Let $M^n$ be a closed topological manifold. For $1 \leq q \leq n$, we have the following short exact sequence:

$$ 0 \longrightarrow \operatorname{Ext}(H_{q-1}(M),\mathbb{Z}) \stackrel{\beta}{\longrightarrow} H^q(M) \stackrel{\alpha}{\longrightarrow} \operatorname{Hom}(H_q(M), \mathbb{Z}) \longrightarrow 0 $$

The homomorphisms $\alpha$ and $\beta$ are natural with respect to continuous maps.

Since $M$ is compact, $H^q(M)$ is a finitely generated abelian group, hence it has the form $$H^q(M) = B^q(M) \oplus T^q(M),$$ where $B^q(M)$ is free abelian and $T^q(M)$ is the torsion subgroup. We also know that, since the above sequence splits (not naturally), $$H^q(M) \cong \operatorname{Hom}(H_q(M),\mathbb{Z}) \oplus \operatorname{Ext}(H_{q-1}(M), \mathbb{Z}).$$

Can we conclude that $B^q(M) \cong \operatorname{Hom}(H_q(M), \mathbb{Z})$ and $T^q(M) \cong \operatorname{Ext}(H_{q-1}(M),\mathbb{Z})$? If so, can we say that $\alpha$ induces the first isomorphism and $\beta$ induces the second?

To give some context: I have $f : M \to M$ a continuous map such that $f_*: H_1(M) \to H_1(M)$ is an isomorphism. If the above is true, then $T^2(M) \cong \operatorname{Ext}(H_1(M),\mathbb{Z})$, and if the isomorphism is natural, then I can conclude that $f^* \vert_{T^2(M)} : T^2(M) \to T^2(M)$ is an isomorphism.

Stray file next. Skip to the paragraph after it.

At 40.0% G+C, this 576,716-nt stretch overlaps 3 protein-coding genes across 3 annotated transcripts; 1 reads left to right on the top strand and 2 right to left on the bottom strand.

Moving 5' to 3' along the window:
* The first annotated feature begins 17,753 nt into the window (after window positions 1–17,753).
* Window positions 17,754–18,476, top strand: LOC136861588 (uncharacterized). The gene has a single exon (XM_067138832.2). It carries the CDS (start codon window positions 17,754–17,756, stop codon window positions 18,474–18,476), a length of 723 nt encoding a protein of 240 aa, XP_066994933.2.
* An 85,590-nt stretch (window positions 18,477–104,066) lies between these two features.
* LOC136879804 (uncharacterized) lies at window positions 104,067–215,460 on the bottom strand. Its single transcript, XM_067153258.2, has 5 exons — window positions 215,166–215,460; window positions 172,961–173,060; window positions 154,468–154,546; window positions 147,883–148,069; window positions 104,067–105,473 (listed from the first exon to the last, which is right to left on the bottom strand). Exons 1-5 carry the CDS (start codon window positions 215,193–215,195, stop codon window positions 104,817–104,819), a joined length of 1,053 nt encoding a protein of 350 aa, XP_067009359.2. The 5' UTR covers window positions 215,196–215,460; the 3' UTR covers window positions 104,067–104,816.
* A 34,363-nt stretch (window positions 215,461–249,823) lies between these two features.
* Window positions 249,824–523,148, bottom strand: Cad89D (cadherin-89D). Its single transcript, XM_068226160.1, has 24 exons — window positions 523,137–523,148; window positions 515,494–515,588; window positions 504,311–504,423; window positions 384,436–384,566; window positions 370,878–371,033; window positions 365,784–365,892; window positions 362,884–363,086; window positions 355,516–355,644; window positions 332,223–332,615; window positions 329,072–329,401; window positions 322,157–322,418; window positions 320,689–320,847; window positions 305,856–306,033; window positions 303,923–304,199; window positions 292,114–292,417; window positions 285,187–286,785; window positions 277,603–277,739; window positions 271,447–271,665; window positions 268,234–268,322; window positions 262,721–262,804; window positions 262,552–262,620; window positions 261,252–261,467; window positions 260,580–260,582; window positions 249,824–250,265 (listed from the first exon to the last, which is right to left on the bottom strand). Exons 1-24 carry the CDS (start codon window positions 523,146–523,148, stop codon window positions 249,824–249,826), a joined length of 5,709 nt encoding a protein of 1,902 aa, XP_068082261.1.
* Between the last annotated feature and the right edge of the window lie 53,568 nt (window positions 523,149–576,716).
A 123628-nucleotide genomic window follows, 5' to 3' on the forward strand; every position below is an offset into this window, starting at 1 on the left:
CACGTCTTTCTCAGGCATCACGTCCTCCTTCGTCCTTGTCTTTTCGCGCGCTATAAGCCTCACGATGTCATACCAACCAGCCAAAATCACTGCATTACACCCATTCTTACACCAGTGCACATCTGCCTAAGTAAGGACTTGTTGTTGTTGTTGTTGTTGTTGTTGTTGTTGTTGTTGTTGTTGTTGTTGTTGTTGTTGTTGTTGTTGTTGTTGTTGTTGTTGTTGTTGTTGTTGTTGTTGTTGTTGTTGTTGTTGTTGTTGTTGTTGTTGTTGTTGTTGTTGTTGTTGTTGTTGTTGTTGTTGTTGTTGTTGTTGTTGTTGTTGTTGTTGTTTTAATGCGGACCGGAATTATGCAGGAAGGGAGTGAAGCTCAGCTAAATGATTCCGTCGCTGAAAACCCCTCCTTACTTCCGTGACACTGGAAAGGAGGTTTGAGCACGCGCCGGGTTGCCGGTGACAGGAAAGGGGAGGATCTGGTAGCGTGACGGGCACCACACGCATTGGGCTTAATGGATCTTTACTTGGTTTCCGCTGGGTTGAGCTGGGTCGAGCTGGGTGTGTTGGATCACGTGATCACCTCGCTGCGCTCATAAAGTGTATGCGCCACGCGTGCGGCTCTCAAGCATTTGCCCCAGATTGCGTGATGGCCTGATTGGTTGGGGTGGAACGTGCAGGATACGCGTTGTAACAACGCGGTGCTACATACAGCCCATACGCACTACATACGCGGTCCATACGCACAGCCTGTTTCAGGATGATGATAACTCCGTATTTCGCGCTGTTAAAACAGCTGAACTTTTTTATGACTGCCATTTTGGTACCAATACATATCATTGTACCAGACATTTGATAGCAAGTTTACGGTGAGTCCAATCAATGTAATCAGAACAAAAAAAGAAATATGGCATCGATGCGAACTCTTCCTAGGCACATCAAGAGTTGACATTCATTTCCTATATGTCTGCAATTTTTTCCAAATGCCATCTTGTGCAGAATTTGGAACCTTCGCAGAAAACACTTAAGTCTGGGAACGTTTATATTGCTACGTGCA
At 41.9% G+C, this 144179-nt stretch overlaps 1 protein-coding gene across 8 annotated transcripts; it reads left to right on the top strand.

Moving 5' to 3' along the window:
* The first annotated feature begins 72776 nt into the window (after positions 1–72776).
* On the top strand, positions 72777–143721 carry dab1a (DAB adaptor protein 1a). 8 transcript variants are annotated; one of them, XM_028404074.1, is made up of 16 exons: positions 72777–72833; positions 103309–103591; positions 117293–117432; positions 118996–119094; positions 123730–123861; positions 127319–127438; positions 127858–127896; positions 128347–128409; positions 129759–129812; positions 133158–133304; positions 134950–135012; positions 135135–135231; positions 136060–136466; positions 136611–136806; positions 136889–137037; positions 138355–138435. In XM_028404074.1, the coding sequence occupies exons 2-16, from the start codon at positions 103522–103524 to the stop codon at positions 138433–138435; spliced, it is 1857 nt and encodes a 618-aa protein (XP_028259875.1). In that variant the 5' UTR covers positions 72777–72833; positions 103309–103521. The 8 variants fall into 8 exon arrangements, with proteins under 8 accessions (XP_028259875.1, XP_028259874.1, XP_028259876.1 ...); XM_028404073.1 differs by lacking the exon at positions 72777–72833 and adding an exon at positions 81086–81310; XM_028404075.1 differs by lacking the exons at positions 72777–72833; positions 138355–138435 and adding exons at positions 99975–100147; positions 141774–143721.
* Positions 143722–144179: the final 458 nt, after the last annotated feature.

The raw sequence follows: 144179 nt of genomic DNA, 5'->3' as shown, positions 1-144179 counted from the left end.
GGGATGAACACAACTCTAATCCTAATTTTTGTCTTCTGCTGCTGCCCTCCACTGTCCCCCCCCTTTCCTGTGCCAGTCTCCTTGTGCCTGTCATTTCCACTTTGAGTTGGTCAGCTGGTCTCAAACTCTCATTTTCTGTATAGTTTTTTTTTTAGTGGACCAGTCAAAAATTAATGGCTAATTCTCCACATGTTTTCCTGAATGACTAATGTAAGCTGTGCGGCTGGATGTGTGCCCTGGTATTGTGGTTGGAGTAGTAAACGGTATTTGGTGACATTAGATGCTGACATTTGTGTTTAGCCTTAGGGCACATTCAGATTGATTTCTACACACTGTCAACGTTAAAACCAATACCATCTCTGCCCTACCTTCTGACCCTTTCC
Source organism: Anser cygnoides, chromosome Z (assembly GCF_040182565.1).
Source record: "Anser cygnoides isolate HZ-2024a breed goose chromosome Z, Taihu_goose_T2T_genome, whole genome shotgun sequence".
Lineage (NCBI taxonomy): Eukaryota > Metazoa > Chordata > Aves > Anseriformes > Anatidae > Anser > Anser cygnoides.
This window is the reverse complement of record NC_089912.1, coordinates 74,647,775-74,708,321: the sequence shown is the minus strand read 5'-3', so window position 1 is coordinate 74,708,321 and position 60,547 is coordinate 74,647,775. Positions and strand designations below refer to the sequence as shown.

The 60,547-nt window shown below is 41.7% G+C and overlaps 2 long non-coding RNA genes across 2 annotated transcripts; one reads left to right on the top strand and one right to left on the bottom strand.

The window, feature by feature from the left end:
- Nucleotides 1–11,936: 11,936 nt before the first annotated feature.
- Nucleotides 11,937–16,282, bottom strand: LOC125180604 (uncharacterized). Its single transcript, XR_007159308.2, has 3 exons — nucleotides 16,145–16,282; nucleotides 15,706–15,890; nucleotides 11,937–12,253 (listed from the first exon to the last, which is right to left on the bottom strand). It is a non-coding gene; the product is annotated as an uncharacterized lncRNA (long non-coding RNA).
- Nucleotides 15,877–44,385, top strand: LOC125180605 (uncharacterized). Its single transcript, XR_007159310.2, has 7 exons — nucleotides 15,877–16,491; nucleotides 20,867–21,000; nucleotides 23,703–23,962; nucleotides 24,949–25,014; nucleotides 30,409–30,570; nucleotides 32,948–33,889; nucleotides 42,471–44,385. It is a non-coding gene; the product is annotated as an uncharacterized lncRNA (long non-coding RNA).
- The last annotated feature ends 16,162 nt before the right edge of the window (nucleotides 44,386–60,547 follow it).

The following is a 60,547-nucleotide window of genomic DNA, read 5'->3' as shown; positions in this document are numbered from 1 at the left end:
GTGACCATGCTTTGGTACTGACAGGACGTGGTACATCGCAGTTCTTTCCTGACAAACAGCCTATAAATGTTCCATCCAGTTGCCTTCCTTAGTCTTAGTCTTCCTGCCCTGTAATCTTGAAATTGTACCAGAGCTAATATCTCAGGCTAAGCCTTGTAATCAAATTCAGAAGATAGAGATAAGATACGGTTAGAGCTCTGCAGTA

$\newcommand{\tors}{\mathrm{Tors}}$Poincaré duality gives that $H^q(M) \cong H_{n-q}(M)$. Then using the fact that in general $\tors(H_q(M)) \cong \tors(H_{n-q-1}(M))$ (which comes from this question), we have \begin{align} \tors(H^q(M)) &\cong \tors (H_{n-1}(M)) \\ &\cong \tors(H_{n-(n-q) -1}(M)) \\ &= \tors(H_{q-1}(M)). \end{align} But now recall $\mathrm{Ext}(H, \mathbb{Z})$ is isomorphic to the torsion subgroup of $H$ when $H$ is finitely generated, by this question. So $\tors(H^q(M)) \cong \mathrm{Ext}(H_{q-1}(M), \mathbb{Z}). $

  • $\begingroup$ I also want to know if these isomorphisms are natural $\endgroup$ – Eduardo Longa Jun 27 at 1:44
  • $\begingroup$ If you're asking about the isomorphisms $\mathrm{Tors}(H^q(M)) \cong \mathrm{Ext}(H_{q-1}(M), \mathbb{Z})$, I suspect they are; $\alpha$ and $\beta$ are natural as you've mentioned, and I think that the maps in the SES $$0 \rightarrow T^q(M) \rightarrow H^q(M) \rightarrow B^q(M) \rightarrow 0 $$ are also natural. $\endgroup$ – mathphys Jun 27 at 1:50

Your Answer

By clicking “Post Your Answer”, you agree to our terms of service, privacy policy and cookie policy

Not the answer you're looking for? Browse other questions tagged or ask your own question.